At the end of the month, I got a chance to work once more with こむぎ先生 on her Persona 5 doujin from Comiket 99. I never got around to writing a project postmortem…hopefully soon. I’m already lined up to work on her next two projects as well.

In April, an anime adaptation of サマータイムレンダ started airing and, thanks to Disney+ having exclusive streaming rights and learning nothing from Netflix’s mistakes, wasn’t made available for streaming anywhere outside of Japan. I had been looking forward to watching it with my sister, so I decided to take matters into my own hands and make my own subtitles. This ended up being a massive labor of love. Transcribing, translating, timing, positioning — I handled every stage of the process and it was common for each episode to take me three hours from start to finish.

In April, I developed a new Discord bot for the 日本語と英語 reading club, which is the original source of my weekly reports for the last few years. The new bot takes her likeness from 早瀬丸さん, the head librarian in 税金で買った本, and the code is available here. Compared to the original manual process (error-prone and tedious) and the previous bot integration (inconsistent due to core libraries nearly a decade out of date), it’s been running smoothly and it’s nice to see people encouraging each other in their reading pursuits.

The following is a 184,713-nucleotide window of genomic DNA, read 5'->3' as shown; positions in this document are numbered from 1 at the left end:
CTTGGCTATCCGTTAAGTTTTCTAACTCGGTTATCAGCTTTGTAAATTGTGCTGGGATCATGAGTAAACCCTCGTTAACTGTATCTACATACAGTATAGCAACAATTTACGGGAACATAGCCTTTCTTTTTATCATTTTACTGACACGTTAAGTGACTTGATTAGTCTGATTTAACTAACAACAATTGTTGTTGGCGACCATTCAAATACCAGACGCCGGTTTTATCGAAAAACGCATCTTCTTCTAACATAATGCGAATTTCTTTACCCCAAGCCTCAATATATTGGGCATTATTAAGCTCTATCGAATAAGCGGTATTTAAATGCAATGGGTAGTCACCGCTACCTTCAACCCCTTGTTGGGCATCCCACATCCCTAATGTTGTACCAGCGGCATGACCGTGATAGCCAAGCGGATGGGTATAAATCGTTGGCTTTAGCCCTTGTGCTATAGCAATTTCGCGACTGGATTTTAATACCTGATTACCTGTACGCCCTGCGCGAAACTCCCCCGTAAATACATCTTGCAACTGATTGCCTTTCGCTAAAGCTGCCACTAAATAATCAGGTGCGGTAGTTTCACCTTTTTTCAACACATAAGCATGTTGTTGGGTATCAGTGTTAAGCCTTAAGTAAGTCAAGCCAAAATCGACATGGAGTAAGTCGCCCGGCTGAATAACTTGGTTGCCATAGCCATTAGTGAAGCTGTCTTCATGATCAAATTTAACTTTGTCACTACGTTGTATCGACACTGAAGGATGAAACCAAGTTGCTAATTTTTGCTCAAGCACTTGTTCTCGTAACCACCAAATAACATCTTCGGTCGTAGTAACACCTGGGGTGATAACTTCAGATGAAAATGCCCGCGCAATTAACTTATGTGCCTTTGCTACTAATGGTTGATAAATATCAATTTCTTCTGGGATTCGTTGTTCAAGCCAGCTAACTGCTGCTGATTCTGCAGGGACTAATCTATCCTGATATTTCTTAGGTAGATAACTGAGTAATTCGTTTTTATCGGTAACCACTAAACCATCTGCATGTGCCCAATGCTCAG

In August, my love affair with Bunpro came to an unfortunate end. A tenuous attempt to connect the prohibitive な with the self-reflection な particle led to a days-long argument on the forums where I tried to make the case that Bunpro was only hurting their own product by allowing their staff to post unsubstantiated theories as fact in the grammar explanation sections. Embarrassingly, one staff member tried citing a linguistics paper which included language that explicitly disproved his own point. The offending material was eventually corrected and I took my small victory, but I know there will be more where that came from. Unfortunately this leaves me without a “perfect” grammar resource to point new learners to.

August also marked the start of my exploration into audiobooks. With the JLPT N1 on the horizon, I was concerned about the listening section and wanted to improve my ability in general. I signed up for the 聴き放題 course on Audible and essentially cut music out of my life for the next few months. I’m sure a lot of this listening time was essentially useless but there were many audiobooks which I enjoyed a lot and I do feel my listening comprehension has gone up. I can listen to most stories comfortably at 1.4x speed and I can easily see myself leveraging this into shadowing in the future.